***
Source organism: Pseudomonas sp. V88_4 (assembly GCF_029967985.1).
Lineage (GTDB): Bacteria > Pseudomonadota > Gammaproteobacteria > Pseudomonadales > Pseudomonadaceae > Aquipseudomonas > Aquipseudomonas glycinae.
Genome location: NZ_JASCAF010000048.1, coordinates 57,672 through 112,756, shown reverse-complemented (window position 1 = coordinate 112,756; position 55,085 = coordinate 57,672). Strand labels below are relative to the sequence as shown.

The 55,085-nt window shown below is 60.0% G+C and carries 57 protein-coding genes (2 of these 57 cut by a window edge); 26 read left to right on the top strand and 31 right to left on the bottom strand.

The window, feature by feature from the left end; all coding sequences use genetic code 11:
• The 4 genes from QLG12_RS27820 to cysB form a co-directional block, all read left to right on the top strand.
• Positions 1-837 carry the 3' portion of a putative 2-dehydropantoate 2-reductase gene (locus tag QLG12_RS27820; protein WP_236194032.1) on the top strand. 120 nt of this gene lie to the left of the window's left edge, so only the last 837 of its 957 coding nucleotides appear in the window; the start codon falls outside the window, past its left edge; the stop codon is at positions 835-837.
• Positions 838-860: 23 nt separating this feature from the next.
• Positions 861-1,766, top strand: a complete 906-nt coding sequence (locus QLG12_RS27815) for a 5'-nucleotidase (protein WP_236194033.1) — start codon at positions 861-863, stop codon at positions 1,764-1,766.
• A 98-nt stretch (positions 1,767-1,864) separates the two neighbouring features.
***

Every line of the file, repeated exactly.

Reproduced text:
Source organism: Pseudomonas sp. V88_4 (assembly GCF_029967985.1).
Lineage (GTDB): Bacteria > Pseudomonadota > Gammaproteobacteria > Pseudomonadales > Pseudomonadaceae > Aquipseudomonas > Aquipseudomonas glycinae.
Genome location: NZ_JASCAF010000048.1, coordinates 57,672 through 112,756, shown reverse-complemented (window position 1 = coordinate 112,756; position 55,085 = coordinate 57,672). Strand labels below are relative to the sequence as shown.

The 55,085-nt window shown below is 60.0% G+C and carries 57 protein-coding genes (2 of these 57 cut by a window edge); 26 read left to right on the top strand and 31 right to left on the bottom strand.

The window, feature by feature from the left end; all coding sequences use genetic code 11:
• The 4 genes from QLG12_RS27820 to cysB form a co-directional block, all read left to right on the top strand.
• Positions 1-837 carry the 3' portion of a putative 2-dehydropantoate 2-reductase gene (locus tag QLG12_RS27820; protein WP_236194032.1) on the top strand. 120 nt of this gene lie to the left of the window's left edge, so only the last 837 of its 957 coding nucleotides appear in the window; the start codon falls outside the window, past its left edge; the stop codon is at positions 835-837.
• Positions 838-860: 23 nt separating this feature from the next.
• Positions 861-1,766, top strand: a complete 906-nt coding sequence (locus QLG12_RS27815) for a 5'-nucleotidase (protein WP_236194033.1) — start codon at positions 861-863, stop codon at positions 1,764-1,766.
• A 98-nt stretch (positions 1,767-1,864) separates the two neighbouring features.